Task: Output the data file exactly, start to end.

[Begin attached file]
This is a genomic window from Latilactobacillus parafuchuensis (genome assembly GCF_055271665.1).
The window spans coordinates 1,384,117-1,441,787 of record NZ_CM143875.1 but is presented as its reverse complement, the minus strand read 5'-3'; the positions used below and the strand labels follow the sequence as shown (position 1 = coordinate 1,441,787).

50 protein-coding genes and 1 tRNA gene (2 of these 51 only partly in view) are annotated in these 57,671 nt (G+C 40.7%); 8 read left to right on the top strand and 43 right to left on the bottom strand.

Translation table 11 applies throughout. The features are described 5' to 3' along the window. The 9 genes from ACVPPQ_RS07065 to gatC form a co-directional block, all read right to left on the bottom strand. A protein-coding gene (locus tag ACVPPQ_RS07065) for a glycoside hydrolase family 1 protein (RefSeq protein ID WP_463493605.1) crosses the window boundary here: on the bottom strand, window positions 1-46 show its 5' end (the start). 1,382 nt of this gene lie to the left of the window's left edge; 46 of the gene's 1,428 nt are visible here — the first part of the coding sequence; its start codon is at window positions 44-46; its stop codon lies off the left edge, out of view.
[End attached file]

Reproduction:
This is a genomic window from Latilactobacillus parafuchuensis (genome assembly GCF_055271665.1).
The window spans coordinates 1,384,117-1,441,787 of record NZ_CM143875.1 but is presented as its reverse complement, the minus strand read 5'-3'; the positions used below and the strand labels follow the sequence as shown (position 1 = coordinate 1,441,787).

50 protein-coding genes and 1 tRNA gene (2 of these 51 only partly in view) are annotated in these 57,671 nt (G+C 40.7%); 8 read left to right on the top strand and 43 right to left on the bottom strand.

Translation table 11 applies throughout. The features are described 5' to 3' along the window. The 9 genes from ACVPPQ_RS07065 to gatC form a co-directional block, all read right to left on the bottom strand. A protein-coding gene (locus tag ACVPPQ_RS07065) for a glycoside hydrolase family 1 protein (RefSeq protein ID WP_463493605.1) crosses the window boundary here: on the bottom strand, window positions 1-46 show its 5' end (the start). 1,382 nt of this gene lie to the left of the window's left edge; 46 of the gene's 1,428 nt are visible here — the first part of the coding sequence; its start codon is at window positions 44-46; its stop codon lies off the left edge, out of view.